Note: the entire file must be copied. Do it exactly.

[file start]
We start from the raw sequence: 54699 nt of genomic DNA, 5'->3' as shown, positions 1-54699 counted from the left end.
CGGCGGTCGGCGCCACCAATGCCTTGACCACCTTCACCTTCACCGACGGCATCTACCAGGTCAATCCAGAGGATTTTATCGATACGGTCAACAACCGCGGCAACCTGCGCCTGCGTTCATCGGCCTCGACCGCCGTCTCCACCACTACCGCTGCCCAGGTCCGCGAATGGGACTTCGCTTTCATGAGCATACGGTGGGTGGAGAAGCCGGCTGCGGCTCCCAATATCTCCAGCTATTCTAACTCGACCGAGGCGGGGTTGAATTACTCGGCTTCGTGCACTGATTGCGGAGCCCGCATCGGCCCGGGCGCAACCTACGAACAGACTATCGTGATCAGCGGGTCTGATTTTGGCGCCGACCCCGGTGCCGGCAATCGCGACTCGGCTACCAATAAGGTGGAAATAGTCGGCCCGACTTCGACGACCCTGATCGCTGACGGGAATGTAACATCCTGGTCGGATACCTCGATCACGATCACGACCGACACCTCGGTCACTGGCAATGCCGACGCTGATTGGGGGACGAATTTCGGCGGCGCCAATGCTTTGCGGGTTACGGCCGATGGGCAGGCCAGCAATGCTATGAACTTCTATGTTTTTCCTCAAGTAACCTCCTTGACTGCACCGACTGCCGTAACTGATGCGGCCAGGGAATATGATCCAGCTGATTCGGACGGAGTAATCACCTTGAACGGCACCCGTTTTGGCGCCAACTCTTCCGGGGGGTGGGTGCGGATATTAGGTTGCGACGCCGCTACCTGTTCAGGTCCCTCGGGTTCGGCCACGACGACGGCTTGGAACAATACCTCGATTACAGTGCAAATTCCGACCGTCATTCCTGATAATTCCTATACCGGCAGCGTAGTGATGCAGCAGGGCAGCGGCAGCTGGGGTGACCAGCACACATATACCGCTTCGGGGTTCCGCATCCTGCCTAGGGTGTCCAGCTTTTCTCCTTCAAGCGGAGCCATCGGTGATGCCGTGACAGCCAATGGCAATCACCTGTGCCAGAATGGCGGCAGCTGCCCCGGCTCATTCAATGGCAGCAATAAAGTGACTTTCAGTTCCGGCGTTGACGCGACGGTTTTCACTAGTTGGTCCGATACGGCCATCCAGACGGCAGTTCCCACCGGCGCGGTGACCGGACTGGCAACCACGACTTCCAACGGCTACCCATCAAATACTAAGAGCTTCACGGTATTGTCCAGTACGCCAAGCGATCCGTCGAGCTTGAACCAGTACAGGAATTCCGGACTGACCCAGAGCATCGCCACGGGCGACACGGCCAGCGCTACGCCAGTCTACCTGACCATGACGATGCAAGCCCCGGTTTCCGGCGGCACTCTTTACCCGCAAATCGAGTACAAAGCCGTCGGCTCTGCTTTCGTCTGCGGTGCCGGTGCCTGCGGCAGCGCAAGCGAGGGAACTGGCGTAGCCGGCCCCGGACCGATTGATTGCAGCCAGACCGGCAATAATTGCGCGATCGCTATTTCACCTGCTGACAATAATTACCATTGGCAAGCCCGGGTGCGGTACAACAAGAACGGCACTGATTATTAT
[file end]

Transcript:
We start from the raw sequence: 54699 nt of genomic DNA, 5'->3' as shown, positions 1-54699 counted from the left end.
CGGCGGTCGGCGCCACCAATGCCTTGACCACCTTCACCTTCACCGACGGCATCTACCAGGTCAATCCAGAGGATTTTATCGATACGGTCAACAACCGCGGCAACCTGCGCCTGCGTTCATCGGCCTCGACCGCCGTCTCCACCACTACCGCTGCCCAGGTCCGCGAATGGGACTTCGCTTTCATGAGCATACGGTGGGTGGAGAAGCCGGCTGCGGCTCCCAATATCTCCAGCTATTCTAACTCGACCGAGGCGGGGTTGAATTACTCGGCTTCGTGCACTGATTGCGGAGCCCGCATCGGCCCGGGCGCAACCTACGAACAGACTATCGTGATCAGCGGGTCTGATTTTGGCGCCGACCCCGGTGCCGGCAATCGCGACTCGGCTACCAATAAGGTGGAAATAGTCGGCCCGACTTCGACGACCCTGATCGCTGACGGGAATGTAACATCCTGGTCGGATACCTCGATCACGATCACGACCGACACCTCGGTCACTGGCAATGCCGACGCTGATTGGGGGACGAATTTCGGCGGCGCCAATGCTTTGCGGGTTACGGCCGATGGGCAGGCCAGCAATGCTATGAACTTCTATGTTTTTCCTCAAGTAACCTCCTTGACTGCACCGACTGCCGTAACTGATGCGGCCAGGGAATATGATCCAGCTGATTCGGACGGAGTAATCACCTTGAACGGCACCCGTTTTGGCGCCAACTCTTCCGGGGGGTGGGTGCGGATATTAGGTTGCGACGCCGCTACCTGTTCAGGTCCCTCGGGTTCGGCCACGACGACGGCTTGGAACAATACCTCGATTACAGTGCAAATTCCGACCGTCATTCCTGATAATTCCTATACCGGCAGCGTAGTGATGCAGCAGGGCAGCGGCAGCTGGGGTGACCAGCACACATATACCGCTTCGGGGTTCCGCATCCTGCCTAGGGTGTCCAGCTTTTCTCCTTCAAGCGGAGCCATCGGTGATGCCGTGACAGCCAATGGCAATCACCTGTGCCAGAATGGCGGCAGCTGCCCCGGCTCATTCAATGGCAGCAATAAAGTGACTTTCAGTTCCGGCGTTGACGCGACGGTTTTCACTAGTTGGTCCGATACGGCCATCCAGACGGCAGTTCCCACCGGCGCGGTGACCGGACTGGCAACCACGACTTCCAACGGCTACCCATCAAATACTAAGAGCTTCACGGTATTGTCCAGTACGCCAAGCGATCCGTCGAGCTTGAACCAGTACAGGAATTCCGGACTGACCCAGAGCATCGCCACGGGCGACACGGCCAGCGCTACGCCAGTCTACCTGACCATGACGATGCAAGCCCCGGTTTCCGGCGGCACTCTTTACCCGCAAATCGAGTACAAAGCCGTCGGCTCTGCTTTCGTCTGCGGTGCCGGTGCCTGCGGCAGCGCAAGCGAGGGAACTGGCGTAGCCGGCCCCGGACCGATTGATTGCAGCCAGACCGGCAATAATTGCGCGATCGCTATTTCACCTGCTGACAATAATTACCATTGGCAAGCCCGGGTGCGGTACAACAAGAACGGCACTGATTATTAT